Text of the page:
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Reports US

US stock market daily report (January 23, 2014, Thursday)

January 24, 2014, Friday, 03:47 GMT | 23:47 EST | 09:17 IST | 11:47 SGT
Contributed by Millennium Traders

Herbalife Ltd. (HLF-NYSE) shares got the smackdown Thursday after Democratic Senator Edward Markey from Massachusetts announced he had written to the U.S. Securities and Exchange Commission Chair Mary Jo White, Federal Trade Commission Chair Edith Ramirez and Herbalife directly in an attempt to obtain more information about the business practices of the company. Herbalife shares were off by 10% or lower by almost 8 points at the closing bell. He requested a response by February 28. Markey, a member of the Commerce, Science and Transportation Committee, said in a press release, "There is nothing nutritional about possible pyramid schemes that promise financial benefit but result in economic ruin for vulnerable families." 
Markey request comes after receiving a series of "serious complaints of improper pressure and financial hardship" from constituents who claim to have lost thousands of dollars buying supplies that they could not sell to customers. He said one family in Norton told him they lost $130,000, including their entire 401(k) retirement account, from investing with the company. According to the press release, another woman said she was pressured to recruit family members and spend more money to buy more products so that she could qualify as a "supervisor" in the Herbalife system. In the press release Markey said, "Herbalife may be a purveyor of health and wellness products, but some of its distributors are suffering serious economic ill-health as a result of their involvement in the company. I have serious questions about the business practices of Herbalife and their impact on my constituents, and I look forward to receiving responses to my inquiries." Markey said in his letter that he wanted regulators to "confirm that the company is acting in accordance with the federal securities laws under the authority of the Commission." Additionally, he asked Herbalife to say whether or not it is targeting minority communities.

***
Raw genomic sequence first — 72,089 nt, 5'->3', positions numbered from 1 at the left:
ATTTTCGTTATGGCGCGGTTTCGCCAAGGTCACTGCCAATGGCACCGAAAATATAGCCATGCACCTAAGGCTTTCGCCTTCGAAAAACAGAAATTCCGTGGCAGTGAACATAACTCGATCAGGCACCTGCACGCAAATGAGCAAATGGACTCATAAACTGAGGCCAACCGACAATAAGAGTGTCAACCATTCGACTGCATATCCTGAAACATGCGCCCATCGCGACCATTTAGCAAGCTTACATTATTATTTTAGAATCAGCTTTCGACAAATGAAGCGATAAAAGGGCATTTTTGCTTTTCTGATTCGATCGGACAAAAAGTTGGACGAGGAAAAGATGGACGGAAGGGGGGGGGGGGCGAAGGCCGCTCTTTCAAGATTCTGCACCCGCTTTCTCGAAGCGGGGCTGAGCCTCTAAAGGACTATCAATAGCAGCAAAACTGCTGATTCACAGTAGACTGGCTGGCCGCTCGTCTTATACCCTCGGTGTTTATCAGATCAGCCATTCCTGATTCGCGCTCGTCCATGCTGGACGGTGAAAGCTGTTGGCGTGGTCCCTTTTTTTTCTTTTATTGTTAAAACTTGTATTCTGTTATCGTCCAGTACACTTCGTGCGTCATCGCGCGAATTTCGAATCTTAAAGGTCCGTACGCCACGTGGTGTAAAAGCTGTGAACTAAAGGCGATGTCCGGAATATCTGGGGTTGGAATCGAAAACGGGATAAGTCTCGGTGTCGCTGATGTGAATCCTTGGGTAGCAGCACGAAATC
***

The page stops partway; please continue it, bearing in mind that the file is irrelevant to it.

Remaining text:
William Ackman backed his accusation that Herbalife is a pyramid scheme with a $1 billion short bet that the companies share price would drop to zero under regulatory scrutiny and began approaching lawmakers and regulators with his evidence.
Carl Icahn along with other major investors have lined up against Ackman's bet by taking stakes in the company, making Herbalife shares some of the most closely watched on Wall Street. During 2013, Herbalife's share price surged 139% however, for year 2014 to date, share price has fallen 16.6%.
Herbalife has vehemently denied the accusations with spokeswoman Barbara Henderson reportedly saying that the company received the letter and looks "forward to an opportunity to introduce the company to him and address his concerns at his earliest convenience."